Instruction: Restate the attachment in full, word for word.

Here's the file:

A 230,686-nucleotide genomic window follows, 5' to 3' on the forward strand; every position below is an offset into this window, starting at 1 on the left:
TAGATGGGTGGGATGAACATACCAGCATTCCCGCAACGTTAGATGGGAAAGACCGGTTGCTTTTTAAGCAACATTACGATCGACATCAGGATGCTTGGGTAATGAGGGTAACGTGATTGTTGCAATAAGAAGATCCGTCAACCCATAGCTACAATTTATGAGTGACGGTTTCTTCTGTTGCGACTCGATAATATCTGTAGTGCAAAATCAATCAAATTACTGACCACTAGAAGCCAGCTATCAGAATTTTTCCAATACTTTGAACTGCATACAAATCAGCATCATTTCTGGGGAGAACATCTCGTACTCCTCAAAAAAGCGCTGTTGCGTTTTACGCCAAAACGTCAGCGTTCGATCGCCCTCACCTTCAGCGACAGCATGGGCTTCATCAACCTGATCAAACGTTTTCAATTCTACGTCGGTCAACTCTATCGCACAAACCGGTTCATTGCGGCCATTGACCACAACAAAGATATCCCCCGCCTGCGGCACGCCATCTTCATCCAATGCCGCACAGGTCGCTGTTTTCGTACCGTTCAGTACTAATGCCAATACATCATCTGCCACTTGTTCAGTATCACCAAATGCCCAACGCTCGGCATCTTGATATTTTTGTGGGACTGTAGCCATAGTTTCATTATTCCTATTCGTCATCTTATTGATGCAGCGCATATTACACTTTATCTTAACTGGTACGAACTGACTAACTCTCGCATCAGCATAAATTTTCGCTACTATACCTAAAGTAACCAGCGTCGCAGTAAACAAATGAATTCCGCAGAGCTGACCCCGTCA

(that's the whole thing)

A 230,686-nucleotide genomic window follows, 5' to 3' on the forward strand; every position below is an offset into this window, starting at 1 on the left:
TAGATGGGTGGGATGAACATACCAGCATTCCCGCAACGTTAGATGGGAAAGACCGGTTGCTTTTTAAGCAACATTACGATCGACATCAGGATGCTTGGGTAATGAGGGTAACGTGATTGTTGCAATAAGAAGATCCGTCAACCCATAGCTACAATTTATGAGTGACGGTTTCTTCTGTTGCGACTCGATAATATCTGTAGTGCAAAATCAATCAAATTACTGACCACTAGAAGCCAGCTATCAGAATTTTTCCAATACTTTGAACTGCATACAAATCAGCATCATTTCTGGGGAGAACATCTCGTACTCCTCAAAAAAGCGCTGTTGCGTTTTACGCCAAAACGTCAGCGTTCGATCGCCCTCACCTTCAGCGACAGCATGGGCTTCATCAACCTGATCAAACGTTTTCAATTCTACGTCGGTCAACTCTATCGCACAAACCGGTTCATTGCGGCCATTGACCACAACAAAGATATCCCCCGCCTGCGGCACGCCATCTTCATCCAATGCCGCACAGGTCGCTGTTTTCGTACCGTTCAGTACTAATGCCAATACATCATCTGCCACTTGTTCAGTATCACCAAATGCCCAACGCTCGGCATCTTGATATTTTTGTGGGACTGTAGCCATAGTTTCATTATTCCTATTCGTCATCTTATTGATGCAGCGCATATTACACTTTATCTTAACTGGTACGAACTGACTAACTCTCGCATCAGCATAAATTTTCGCTACTATACCTAAAGTAACCAGCGTCGCAGTAAACAAATGAATTCCGCAGAGCTGACCCCGTCA